A promise to set up an expert group to look at solutions for uneven lost learning across the country has been dropped by the Department for Education.
Instead, the task of addressing lost learning will fall within the remit of Sir Kevan Collins who was appointed education recovery commissioner last week.
Before exams were cancelled in December, the DfE announced the advisory panel would “monitor and advise on lost and differential learning” because of the pandemic. Ofqual had said learning loss across different regions was “one of the most intractable issues”.
Two months later, the DfE has now said it has been scrapped.
A DfE spokesperson added: “We recognise that school closures have had a significant impact on the education of young people across the country, and that disruption will have been felt differently by individual students, depending on their circumstances.
“Sir Kevan Collins, in his role as Education Recovery Commissioner, will work with government on assessing and addressing the impact of differential learning loss for students.”
Announcing his appointment last week, the government said Collins will “work with government to deliver measures that will support children who have missed out on face-to-face education due to extended school closures.
“This will include addressing factors such as curriculum content and quantity of teaching time in the coming months, to ensure the impact the pandemic has had on learning is addressed as quickly and comprehensively as possible.”
Collins, former chief executive of the Education Endowment Foundation, will report directly to prime minister Boris Johnson and education secretary Gavin Williamson.
Julie McCulloch, director of policy at heads union ASCL, said it is “disappointing” weeks have been “wasted” since the government announced it would set up the group, but welcomed Collins’ appointment.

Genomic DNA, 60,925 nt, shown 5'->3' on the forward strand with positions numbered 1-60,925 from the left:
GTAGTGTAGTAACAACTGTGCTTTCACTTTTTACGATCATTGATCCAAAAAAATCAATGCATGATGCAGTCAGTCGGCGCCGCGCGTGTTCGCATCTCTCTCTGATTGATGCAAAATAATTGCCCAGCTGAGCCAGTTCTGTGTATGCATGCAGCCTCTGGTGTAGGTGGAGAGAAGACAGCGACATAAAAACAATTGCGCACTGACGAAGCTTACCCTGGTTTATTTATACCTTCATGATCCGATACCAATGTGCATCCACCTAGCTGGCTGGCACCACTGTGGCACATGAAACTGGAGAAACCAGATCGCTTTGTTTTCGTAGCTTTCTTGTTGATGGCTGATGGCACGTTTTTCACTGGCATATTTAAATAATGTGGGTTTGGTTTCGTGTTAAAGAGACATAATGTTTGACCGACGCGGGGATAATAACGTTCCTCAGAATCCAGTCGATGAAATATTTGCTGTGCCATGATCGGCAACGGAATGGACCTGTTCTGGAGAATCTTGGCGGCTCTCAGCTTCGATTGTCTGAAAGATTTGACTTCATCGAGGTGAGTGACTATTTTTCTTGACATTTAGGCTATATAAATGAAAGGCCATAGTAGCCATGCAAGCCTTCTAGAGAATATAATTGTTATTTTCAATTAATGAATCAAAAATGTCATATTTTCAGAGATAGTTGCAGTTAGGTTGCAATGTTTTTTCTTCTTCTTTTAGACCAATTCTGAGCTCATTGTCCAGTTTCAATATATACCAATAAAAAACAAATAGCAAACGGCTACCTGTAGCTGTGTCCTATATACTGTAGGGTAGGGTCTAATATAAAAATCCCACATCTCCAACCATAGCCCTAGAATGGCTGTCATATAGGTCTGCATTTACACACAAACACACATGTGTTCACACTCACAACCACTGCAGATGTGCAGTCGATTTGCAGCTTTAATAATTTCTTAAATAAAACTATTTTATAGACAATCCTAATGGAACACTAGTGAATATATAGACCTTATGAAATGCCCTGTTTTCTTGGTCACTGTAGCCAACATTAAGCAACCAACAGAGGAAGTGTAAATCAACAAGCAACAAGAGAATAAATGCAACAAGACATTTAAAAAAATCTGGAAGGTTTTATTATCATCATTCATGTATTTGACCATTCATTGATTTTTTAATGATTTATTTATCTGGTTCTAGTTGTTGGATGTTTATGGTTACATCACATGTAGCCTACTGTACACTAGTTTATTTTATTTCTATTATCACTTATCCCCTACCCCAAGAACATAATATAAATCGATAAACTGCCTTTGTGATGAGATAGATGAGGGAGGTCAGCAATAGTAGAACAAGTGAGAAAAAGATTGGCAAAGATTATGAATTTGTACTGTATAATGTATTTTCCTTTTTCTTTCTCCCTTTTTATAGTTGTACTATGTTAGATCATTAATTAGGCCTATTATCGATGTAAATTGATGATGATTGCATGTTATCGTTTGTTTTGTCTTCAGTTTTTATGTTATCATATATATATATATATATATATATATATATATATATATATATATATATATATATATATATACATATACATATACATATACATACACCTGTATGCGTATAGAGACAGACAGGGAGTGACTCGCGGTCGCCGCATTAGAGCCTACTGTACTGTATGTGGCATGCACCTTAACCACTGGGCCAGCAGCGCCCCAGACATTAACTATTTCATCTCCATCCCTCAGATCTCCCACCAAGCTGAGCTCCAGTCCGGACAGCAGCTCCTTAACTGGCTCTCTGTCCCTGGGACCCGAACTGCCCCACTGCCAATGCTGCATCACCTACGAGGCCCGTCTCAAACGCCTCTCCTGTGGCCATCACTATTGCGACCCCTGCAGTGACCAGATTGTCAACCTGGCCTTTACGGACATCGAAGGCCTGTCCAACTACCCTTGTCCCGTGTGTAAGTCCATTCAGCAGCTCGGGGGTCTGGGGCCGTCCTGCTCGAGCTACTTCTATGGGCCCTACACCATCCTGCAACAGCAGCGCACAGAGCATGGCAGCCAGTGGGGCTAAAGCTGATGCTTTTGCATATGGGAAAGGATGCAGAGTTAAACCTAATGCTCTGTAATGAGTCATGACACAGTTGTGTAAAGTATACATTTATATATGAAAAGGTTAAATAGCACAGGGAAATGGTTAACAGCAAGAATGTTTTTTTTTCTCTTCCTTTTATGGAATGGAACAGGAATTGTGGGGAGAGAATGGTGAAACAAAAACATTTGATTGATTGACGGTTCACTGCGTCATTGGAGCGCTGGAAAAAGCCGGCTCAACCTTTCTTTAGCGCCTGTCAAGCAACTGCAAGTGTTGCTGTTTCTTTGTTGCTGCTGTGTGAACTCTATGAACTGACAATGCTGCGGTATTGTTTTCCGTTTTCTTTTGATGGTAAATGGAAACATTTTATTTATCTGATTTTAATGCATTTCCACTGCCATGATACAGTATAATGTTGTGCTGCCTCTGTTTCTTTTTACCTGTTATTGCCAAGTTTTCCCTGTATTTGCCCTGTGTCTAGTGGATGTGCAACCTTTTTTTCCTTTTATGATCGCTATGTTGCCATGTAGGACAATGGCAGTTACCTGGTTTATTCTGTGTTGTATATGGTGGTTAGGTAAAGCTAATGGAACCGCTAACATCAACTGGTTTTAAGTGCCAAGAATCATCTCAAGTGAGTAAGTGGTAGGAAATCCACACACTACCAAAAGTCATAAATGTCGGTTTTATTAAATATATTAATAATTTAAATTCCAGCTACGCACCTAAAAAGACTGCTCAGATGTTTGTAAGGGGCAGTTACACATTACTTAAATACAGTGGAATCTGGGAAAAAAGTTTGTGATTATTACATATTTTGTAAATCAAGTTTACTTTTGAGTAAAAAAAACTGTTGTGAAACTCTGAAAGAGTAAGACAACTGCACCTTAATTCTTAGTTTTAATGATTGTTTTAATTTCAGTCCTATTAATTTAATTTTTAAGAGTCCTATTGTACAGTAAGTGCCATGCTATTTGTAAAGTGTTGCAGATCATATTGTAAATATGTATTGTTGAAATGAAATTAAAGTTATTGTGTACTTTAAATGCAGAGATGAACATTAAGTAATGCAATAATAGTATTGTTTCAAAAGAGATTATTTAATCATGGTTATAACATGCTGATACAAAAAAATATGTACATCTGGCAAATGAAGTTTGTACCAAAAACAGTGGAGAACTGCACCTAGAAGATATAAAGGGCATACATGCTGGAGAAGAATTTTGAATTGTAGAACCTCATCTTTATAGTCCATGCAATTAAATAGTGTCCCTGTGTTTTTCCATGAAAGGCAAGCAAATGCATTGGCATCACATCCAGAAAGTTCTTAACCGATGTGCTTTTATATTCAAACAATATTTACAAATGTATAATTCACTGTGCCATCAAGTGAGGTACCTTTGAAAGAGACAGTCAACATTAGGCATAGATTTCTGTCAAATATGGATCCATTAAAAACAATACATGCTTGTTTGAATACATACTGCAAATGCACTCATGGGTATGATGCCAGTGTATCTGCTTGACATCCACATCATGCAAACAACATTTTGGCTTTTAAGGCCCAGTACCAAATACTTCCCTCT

She added it was important he engaged widely with the sector to “ensure that whatever plans and proposals the government comes up with to address learning loss are based on strong evidence and are supported by teachers parents and pupils”.
McCulloch added: “The loss of the expert learning loss group is ultimately less important than making sure Sir Kevan is able to draw on the widespread expertise available to him.”
Request to set up lost learning task group
Collins’ to do list is already large. The government has promised an additional £300 million for tutoring, a programme of summer schools and touted a Covid premium to support catch-up.
Meanwhile, the Daily Telegraph reported on Friday that the DfE is understood to be studying the cost-effectiveness of adding on extra classes at the beginning and end of the school day.
The Association of Colleges has already written to Collins’ suggesting a task group to support him in looking at lost learning in colleges and helping with transitions into jobs.
The government was criticised last week over sluggishness in setting up the group, which it admitted at the time had been “refocused”.